As for your question, you don't mention what your curriculum is, as in is it a lot of talking head shots or is there a lot of motion, but either way you can fit 120 minutes on a single layer 4.7GB DVD and maintain great quality.

The key as mentioned is how you encode the MPEG-2 files.

I don't have the authoring application you mention, but I can comment on what I do for such things. I use TMPGEnc for my MPEG-2 encoding and Ulead DVD Workshop AC-3 for my authoring. You may be able to set the settings I'm about to describe in your software, but I don't know for sure.

Basically, as has already been mentioned, up to 62 minutes you can do at a Constant Bit Rate of 8000kb/s and you'll be at the maximum quality that a DVD can legally be. I also agree that down to 7000kb/s, I would stick with CBR as well.

When you need to go lower than that, I switch to 2-pass Variable Bit Rate encoding. 120 minutes of video will fit fine at an average data rate of 4500kb/s and AC-3 encoding of the audio at 192kb/s. You're going to always want to use AC-3 audio, it's the only compressed audio standard that's part of the NTSC DVD spec.

I have a published article on all of this in the now defunct NewtekPro magazine, and it will give you more details. You can find it at:

http://www.professionaleventvideo.com/tmpdirections.htm

As for going beyond two hours, if it is for talking head kind of stuff without lots of fast action, you can go as far as 2.5 hours and still maintain decent quality. This would be an average video data rate of about 3500kb/s with 2-pass VBR. Again, all my subjective quality here is based on the really good encoding engine of TMPGEnc, not all encoders are created equal.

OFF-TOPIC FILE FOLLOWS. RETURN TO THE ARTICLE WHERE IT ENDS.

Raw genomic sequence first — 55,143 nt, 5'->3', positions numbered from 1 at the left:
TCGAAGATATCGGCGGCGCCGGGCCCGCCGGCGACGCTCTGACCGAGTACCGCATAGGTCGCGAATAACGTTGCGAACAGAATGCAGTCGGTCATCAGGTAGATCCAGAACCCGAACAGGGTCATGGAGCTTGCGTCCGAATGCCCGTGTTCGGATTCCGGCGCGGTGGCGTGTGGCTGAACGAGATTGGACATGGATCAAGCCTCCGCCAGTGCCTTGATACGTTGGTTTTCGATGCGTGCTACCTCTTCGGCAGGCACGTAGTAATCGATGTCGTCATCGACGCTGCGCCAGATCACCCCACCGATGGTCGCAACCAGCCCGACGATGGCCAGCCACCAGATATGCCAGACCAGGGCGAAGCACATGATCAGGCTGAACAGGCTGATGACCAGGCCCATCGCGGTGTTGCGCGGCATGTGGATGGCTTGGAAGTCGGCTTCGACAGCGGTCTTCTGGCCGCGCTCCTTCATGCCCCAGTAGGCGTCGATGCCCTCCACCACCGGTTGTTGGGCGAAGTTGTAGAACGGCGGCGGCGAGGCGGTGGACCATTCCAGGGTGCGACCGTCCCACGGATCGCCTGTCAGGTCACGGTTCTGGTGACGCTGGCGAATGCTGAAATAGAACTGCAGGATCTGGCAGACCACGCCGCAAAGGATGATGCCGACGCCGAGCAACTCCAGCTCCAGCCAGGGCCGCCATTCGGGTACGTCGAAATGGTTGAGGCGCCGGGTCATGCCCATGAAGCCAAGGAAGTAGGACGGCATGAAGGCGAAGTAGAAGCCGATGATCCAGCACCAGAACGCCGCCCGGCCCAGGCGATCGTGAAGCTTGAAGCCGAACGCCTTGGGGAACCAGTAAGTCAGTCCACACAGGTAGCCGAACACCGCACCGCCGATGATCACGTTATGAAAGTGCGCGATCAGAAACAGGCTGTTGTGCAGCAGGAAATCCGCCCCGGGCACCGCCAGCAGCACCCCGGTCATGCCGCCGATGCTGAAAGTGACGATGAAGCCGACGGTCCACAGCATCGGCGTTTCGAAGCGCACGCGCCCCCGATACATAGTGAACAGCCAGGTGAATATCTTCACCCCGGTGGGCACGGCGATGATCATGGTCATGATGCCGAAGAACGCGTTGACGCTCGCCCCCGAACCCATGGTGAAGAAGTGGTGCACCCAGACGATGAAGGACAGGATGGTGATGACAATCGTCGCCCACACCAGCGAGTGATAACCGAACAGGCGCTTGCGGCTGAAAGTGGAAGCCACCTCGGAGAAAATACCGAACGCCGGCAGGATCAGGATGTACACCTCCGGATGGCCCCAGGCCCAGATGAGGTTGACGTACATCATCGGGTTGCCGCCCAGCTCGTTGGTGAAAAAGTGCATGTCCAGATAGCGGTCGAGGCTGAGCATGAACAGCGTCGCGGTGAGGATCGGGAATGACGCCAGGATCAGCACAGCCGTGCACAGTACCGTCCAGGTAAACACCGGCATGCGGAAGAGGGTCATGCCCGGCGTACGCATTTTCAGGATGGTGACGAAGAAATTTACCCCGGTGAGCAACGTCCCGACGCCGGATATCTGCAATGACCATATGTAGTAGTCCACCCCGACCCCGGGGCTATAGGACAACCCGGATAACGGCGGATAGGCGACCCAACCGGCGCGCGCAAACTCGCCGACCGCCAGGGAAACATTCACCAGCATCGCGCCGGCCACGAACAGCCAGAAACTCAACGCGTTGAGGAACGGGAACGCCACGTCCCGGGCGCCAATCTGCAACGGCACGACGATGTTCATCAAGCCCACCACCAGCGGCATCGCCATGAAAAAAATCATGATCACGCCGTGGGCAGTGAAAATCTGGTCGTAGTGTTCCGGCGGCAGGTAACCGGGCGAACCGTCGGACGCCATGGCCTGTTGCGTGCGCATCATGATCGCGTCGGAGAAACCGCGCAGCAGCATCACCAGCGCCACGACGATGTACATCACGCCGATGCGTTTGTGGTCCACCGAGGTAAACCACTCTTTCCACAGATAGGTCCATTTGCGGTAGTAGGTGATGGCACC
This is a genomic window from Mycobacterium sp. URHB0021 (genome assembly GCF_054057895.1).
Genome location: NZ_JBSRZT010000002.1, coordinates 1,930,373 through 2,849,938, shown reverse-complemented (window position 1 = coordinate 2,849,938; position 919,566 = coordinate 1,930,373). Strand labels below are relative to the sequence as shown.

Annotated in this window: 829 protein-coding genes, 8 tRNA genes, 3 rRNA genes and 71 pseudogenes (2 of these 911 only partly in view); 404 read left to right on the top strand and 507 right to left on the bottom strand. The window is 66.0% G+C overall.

Beyond this, there is the question of how much quality do you really need... If it is for lessons that students are going to be watching play on their PCs, it can be a lot lower quality than something that's going to be projected on a screen or on a TV.

If you need to go to three hour length on one DVD, you would need to cut your horizontal resolution in half, called "Half D1", this would drop your resolution from video's 720X480 to 352X480. Going over four hours on one DVD, you would need to go to "Quarter D1", 352X240, which is actually the resolution of the VCD format, so it's not unheard of even to watch this resolution on a TV.

But again, personally, I would only use these reduced resolutions if it was only for PC playback.

But as for two hours on one DVD at high quality? No problem thanks to 2-pass VBR encoding.

xerxesnon
02-18-2004, 10:00 PM
Here's a killer little app that's come in quite handy when determining the bitrate vs. how much almost any type of media (consumer DVD/Pro DVD/CDR/you name it)

http://videoproductions.com.au/dvd-lab/BITCALC106.ZIP

RayLarson
02-19-2004, 08:47 AM
We use both a Pioneer A04 and a Panasonic Standalone T3040 DVD Burners. I have foound that for long form where intricate menues are not an issue, the standalone Panasonic can do awesome quality even in the 4 hours mode, at 6hr mode (ep) the video is passable...I also use DVD workshop and find that 2 hours is entirely possible is great quality.

Just my .02 and worth every penny